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Dyslexia: Causes and Contributors

A discussion of the causes and contributors to dyslexia must be, by necessity, a complex undertaking that deals with a myriad of controversial topics. Even the name breads controversy: what exactly is dyslexia? Is it the same as specific learning difficulties? Can it be defined as a single condition? Is there a continuum of dyslexic type difficulties? Should we be using a label at all? The questions raised are numerous, yet there are very few satisfactory answers. It is therefore necessary to begin with a working definition of dyslexia, to gain an understanding of dyslexia before we discuss it in any detail. After this definition has been made the believed causes (grouped into the following categories: genetic, perceptual, neurological and linguistic) will be looked at in some depth, which will precede a thorough evaluation of the evidence. It will be found that, as yet, no single cause can be definitively established, but that studies into information and language processing in the brain seem to offer the most promising possibilities for the future.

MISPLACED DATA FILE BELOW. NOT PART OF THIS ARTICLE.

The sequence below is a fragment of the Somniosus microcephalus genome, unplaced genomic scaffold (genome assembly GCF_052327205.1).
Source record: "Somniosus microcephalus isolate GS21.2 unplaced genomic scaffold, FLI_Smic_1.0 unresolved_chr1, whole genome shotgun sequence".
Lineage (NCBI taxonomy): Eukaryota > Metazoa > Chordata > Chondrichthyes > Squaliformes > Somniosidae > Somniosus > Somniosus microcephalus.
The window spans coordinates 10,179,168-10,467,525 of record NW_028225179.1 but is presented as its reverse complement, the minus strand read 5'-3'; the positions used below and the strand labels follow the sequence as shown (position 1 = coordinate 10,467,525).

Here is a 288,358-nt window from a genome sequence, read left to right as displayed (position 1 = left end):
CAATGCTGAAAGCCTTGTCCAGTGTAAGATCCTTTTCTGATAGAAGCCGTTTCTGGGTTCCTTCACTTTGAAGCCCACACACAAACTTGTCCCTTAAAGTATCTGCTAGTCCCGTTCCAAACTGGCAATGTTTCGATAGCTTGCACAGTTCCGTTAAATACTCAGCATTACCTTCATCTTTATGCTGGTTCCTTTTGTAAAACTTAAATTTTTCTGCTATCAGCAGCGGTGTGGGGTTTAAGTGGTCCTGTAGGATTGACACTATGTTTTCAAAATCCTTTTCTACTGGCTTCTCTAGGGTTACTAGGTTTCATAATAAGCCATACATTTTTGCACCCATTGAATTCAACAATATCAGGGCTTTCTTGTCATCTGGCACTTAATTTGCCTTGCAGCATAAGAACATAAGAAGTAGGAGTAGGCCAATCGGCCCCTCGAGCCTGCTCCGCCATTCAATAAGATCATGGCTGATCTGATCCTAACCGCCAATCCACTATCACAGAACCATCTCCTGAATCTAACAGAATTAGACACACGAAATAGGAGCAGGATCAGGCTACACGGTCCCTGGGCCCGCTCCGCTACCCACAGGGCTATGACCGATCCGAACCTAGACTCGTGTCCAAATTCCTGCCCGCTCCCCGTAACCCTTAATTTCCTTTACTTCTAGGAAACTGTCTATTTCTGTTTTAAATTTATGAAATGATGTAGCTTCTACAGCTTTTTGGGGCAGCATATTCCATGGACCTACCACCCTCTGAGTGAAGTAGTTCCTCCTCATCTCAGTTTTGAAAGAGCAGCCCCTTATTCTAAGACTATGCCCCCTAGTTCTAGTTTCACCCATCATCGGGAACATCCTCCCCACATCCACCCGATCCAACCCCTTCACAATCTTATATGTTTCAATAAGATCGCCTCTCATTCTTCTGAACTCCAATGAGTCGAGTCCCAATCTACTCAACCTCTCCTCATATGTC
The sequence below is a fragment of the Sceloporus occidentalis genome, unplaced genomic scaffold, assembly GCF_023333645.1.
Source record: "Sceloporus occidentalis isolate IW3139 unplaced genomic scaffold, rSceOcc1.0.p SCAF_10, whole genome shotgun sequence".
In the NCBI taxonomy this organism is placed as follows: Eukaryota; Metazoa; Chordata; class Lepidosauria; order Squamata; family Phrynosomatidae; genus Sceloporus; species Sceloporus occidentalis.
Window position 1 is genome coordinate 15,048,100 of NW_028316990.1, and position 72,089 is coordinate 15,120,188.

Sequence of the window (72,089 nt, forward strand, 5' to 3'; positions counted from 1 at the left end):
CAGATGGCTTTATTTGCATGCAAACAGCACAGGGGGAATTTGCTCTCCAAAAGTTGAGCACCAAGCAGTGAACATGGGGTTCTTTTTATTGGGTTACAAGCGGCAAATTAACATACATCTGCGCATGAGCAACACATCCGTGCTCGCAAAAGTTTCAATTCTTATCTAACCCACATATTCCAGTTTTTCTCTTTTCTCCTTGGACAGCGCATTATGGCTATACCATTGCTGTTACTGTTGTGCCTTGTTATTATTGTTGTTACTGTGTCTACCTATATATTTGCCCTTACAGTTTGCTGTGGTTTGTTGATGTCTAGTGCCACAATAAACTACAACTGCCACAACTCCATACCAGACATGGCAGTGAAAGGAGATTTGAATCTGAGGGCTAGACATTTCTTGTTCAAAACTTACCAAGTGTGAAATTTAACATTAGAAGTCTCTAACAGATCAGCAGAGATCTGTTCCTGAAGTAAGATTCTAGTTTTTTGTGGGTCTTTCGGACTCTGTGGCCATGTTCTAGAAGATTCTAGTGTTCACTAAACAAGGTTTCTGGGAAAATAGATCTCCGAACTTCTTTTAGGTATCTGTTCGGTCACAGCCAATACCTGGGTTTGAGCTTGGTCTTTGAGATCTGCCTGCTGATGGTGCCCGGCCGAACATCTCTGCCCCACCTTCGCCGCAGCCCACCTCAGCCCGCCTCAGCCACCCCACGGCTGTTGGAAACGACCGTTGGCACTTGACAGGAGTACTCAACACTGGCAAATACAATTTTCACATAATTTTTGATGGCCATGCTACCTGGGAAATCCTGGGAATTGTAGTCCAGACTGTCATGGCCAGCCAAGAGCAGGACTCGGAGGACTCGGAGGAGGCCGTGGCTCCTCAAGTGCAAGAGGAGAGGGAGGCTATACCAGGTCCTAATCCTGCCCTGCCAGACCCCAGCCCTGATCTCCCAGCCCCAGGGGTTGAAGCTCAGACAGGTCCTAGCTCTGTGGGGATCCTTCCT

As previously stated, because the term dyslexia covers a wide variety of topics it is almost impossible to find a definition which adequately covers all relevant issues and is able to satisfy all theorists. However a number of attempts have been made; thefirst a good starting point for this discussion, was made by Critchely. He thought that dyslexia is a "disorder of children who, despite conventional classroom experience fail to attain the language skills of reading, writing and spelling commensurate with their abilities". While this was a sound beginning concerns over what "conventional classroom room experience" actually is, and how to prove what level of language skills were needed to be "commensurate with intellectual ability" saw Critchley and Critchley in 1978 revise this to "children with specific learning difficulties are those who in the abs…

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